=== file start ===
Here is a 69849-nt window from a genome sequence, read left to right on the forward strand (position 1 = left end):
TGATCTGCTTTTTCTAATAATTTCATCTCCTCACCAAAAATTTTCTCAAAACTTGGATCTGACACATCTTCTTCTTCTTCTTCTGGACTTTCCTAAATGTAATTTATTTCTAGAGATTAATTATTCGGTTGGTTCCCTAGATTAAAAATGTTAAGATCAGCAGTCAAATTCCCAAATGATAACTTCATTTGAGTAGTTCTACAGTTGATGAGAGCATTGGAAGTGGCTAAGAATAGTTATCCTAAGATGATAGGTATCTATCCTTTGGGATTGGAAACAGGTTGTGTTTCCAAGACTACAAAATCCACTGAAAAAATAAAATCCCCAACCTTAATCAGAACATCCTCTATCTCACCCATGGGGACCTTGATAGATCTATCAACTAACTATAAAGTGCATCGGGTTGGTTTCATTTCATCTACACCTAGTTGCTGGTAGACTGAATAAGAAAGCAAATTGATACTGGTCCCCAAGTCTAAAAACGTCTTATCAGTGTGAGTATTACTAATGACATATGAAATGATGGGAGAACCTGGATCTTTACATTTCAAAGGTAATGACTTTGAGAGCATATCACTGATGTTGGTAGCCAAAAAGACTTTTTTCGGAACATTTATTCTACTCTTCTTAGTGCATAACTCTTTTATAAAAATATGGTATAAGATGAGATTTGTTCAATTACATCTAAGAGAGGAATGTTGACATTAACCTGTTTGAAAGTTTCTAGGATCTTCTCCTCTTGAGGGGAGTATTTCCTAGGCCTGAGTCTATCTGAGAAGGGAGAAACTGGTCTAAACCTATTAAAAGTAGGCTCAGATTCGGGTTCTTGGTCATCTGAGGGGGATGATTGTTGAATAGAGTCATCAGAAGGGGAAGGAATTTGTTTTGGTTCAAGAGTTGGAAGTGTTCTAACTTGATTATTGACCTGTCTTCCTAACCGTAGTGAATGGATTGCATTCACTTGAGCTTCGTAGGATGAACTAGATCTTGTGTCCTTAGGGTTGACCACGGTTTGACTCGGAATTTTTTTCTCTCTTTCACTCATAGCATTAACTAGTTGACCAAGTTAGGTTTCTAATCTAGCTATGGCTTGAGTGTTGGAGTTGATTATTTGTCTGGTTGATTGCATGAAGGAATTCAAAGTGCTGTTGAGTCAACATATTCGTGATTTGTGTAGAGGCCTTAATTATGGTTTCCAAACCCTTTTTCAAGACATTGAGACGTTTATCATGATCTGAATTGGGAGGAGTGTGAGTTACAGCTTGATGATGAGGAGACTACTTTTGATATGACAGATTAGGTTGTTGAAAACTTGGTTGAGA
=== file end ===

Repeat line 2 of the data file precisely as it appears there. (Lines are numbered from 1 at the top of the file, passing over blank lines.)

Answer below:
TGATCTGCTTTTTCTAATAATTTCATCTCCTCACCAAAAATTTTCTCAAAACTTGGATCTGACACATCTTCTTCTTCTTCTTCTGGACTTTCCTAAATGTAATTTATTTCTAGAGATTAATTATTCGGTTGGTTCCCTAGATTAAAAATGTTAAGATCAGCAGTCAAATTCCCAAATGATAACTTCATTTGAGTAGTTCTACAGTTGATGAGAGCATTGGAAGTGGCTAAGAATAGTTATCCTAAGATGATAGGTATCTATCCTTTGGGATTGGAAACAGGTTGTGTTTCCAAGACTACAAAATCCACTGAAAAAATAAAATCCCCAACCTTAATCAGAACATCCTCTATCTCACCCATGGGGACCTTGATAGATCTATCAACTAACTATAAAGTGCATCGGGTTGGTTTCATTTCATCTACACCTAGTTGCTGGTAGACTGAATAAGAAAGCAAATTGATACTGGTCCCCAAGTCTAAAAACGTCTTATCAGTGTGAGTATTACTAATGACATATGAAATGATGGGAGAACCTGGATCTTTACATTTCAAAGGTAATGACTTTGAGAGCATATCACTGATGTTGGTAGCCAAAAAGACTTTTTTCGGAACATTTATTCTACTCTTCTTAGTGCATAACTCTTTTATAAAAATATGGTATAAGATGAGATTTGTTCAATTACATCTAAGAGAGGAATGTTGACATTAACCTGTTTGAAAGTTTCTAGGATCTTCTCCTCTTGAGGGGAGTATTTCCTAGGCCTGAGTCTATCTGAGAAGGGAGAAACTGGTCTAAACCTATTAAAAGTAGGCTCAGATTCGGGTTCTTGGTCATCTGAGGGGGATGATTGTTGAATAGAGTCATCAGAAGGGGAAGGAATTTGTTTTGGTTCAAGAGTTGGAAGTGTTCTAACTTGATTATTGACCTGTCTTCCTAACCGTAGTGAATGGATTGCATTCACTTGAGCTTCGTAGGATGAACTAGATCTTGTGTCCTTAGGGTTGACCACGGTTTGACTCGGAATTTTTTTCTCTCTTTCACTCATAGCATTAACTAGTTGACCAAGTTAGGTTTCTAATCTAGCTATGGCTTGAGTGTTGGAGTTGATTATTTGTCTGGTTGATTGCATGAAGGAATTCAAAGTGCTGTTGAGTCAACATATTCGTGATTTGTGTAGAGGCCTTAATTATGGTTTCCAAACCCTTTTTCAAGACATTGAGACGTTTATCATGATCTGAATTGGGAGGAGTGTGAGTTACAGCTTGATGATGAGGAGACTACTTTTGATATGACAGATTAGGTTGTTGAAAACTTGGTTGAGA